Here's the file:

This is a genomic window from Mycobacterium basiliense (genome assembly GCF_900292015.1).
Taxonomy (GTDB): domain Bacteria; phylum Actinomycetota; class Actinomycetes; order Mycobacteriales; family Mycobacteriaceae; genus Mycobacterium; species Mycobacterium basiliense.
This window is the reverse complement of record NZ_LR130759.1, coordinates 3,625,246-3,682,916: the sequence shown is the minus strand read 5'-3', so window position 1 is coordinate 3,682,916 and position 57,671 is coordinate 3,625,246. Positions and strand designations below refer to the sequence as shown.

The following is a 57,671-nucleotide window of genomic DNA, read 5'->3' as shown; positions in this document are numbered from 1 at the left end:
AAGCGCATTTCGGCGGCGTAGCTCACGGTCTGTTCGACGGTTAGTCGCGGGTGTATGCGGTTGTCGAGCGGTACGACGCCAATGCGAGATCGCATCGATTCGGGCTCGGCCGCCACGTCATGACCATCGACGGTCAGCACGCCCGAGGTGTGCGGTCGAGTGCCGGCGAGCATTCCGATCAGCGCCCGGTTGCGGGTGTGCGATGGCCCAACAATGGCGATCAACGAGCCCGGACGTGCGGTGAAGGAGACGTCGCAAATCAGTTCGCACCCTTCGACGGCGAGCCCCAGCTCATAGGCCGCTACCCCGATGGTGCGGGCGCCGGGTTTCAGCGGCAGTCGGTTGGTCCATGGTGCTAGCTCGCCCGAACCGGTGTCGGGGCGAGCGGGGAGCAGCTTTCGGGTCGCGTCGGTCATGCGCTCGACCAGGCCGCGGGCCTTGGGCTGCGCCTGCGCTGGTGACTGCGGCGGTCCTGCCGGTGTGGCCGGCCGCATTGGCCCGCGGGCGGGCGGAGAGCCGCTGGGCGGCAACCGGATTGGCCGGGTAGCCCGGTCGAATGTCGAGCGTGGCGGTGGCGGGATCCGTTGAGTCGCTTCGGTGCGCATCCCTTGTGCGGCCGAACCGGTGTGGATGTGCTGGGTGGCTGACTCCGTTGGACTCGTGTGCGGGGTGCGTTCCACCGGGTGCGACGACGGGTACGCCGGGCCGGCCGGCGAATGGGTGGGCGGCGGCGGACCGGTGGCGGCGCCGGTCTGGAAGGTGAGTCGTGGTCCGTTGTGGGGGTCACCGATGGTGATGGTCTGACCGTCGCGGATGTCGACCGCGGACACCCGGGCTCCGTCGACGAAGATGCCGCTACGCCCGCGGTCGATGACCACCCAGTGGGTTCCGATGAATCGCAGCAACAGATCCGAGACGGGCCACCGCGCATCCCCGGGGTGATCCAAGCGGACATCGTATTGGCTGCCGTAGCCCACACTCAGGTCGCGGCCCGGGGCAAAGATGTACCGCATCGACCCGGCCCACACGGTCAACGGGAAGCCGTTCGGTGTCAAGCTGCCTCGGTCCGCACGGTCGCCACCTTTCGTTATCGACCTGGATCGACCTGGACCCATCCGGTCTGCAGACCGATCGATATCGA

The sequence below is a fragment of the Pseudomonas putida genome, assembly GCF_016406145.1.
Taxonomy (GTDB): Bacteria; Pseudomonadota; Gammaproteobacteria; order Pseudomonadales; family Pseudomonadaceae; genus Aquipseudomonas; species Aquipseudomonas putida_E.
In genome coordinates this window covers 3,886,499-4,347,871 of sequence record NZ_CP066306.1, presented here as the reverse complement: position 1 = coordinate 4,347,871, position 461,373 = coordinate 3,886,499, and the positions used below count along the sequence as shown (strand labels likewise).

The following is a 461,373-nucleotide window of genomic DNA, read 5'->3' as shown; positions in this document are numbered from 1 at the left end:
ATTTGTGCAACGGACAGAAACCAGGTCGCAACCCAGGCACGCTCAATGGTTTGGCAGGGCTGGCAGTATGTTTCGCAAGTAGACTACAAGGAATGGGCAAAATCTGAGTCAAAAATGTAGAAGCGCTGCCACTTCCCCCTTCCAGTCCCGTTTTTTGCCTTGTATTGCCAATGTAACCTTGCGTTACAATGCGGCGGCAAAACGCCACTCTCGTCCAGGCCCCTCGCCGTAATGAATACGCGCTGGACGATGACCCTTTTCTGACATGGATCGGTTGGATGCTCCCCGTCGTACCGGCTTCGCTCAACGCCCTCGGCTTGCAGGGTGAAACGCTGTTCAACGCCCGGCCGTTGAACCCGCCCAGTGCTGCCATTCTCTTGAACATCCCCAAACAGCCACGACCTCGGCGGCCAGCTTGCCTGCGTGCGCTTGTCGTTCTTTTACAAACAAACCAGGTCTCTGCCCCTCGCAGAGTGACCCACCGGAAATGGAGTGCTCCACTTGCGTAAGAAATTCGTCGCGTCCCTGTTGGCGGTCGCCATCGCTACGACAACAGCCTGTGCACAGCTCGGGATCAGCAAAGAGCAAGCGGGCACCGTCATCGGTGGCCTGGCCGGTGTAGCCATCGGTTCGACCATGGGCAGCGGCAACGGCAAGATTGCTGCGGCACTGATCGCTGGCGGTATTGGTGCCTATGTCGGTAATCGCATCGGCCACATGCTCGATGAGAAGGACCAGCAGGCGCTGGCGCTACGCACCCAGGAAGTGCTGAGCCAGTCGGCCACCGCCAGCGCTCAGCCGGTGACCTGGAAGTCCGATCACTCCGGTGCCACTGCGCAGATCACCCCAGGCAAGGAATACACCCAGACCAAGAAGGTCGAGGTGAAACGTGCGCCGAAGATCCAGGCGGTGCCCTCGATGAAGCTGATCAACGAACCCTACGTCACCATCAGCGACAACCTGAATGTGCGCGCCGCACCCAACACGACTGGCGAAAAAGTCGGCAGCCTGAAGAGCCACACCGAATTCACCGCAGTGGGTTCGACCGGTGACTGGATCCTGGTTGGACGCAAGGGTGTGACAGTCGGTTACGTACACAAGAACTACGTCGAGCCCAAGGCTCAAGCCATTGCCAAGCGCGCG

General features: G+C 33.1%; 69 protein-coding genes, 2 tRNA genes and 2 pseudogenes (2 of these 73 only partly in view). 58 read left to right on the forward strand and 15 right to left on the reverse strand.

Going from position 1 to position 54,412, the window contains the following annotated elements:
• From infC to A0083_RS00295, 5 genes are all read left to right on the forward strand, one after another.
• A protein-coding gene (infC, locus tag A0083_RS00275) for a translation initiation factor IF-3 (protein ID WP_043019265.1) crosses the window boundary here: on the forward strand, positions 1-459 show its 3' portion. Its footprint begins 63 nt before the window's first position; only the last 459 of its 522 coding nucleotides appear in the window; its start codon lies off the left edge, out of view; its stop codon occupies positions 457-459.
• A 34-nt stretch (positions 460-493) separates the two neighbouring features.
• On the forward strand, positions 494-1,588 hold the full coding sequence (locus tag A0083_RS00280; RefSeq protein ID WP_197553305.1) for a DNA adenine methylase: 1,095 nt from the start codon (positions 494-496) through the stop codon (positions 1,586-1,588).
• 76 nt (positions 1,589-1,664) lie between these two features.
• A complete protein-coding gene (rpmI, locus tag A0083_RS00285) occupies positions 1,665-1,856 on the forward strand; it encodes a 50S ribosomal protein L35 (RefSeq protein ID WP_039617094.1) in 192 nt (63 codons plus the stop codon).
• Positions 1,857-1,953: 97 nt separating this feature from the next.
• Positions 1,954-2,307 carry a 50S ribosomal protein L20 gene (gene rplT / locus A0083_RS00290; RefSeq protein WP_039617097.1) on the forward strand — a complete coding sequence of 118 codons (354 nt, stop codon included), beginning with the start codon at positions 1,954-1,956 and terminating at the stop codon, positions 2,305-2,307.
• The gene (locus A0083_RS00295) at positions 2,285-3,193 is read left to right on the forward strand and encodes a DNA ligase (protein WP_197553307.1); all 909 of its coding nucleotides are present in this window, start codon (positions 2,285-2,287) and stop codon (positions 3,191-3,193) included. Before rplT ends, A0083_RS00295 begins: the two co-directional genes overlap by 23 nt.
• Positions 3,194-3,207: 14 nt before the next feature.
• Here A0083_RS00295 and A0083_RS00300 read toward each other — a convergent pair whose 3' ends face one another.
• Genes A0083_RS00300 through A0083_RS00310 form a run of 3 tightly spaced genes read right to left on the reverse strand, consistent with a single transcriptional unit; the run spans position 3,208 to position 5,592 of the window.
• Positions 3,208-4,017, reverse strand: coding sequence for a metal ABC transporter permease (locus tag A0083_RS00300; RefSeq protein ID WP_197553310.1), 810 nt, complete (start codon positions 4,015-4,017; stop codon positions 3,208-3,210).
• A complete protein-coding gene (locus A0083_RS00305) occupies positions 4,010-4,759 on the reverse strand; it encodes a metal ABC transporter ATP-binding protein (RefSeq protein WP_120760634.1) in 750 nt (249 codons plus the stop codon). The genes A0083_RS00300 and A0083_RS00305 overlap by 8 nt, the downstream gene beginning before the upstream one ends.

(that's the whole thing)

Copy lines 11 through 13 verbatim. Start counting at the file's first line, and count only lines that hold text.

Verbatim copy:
General features: G+C 33.1%; 69 protein-coding genes, 2 tRNA genes and 2 pseudogenes (2 of these 73 only partly in view). 58 read left to right on the forward strand and 15 right to left on the reverse strand.

Going from position 1 to position 54,412, the window contains the following annotated elements:
• From infC to A0083_RS00295, 5 genes are all read left to right on the forward strand, one after another.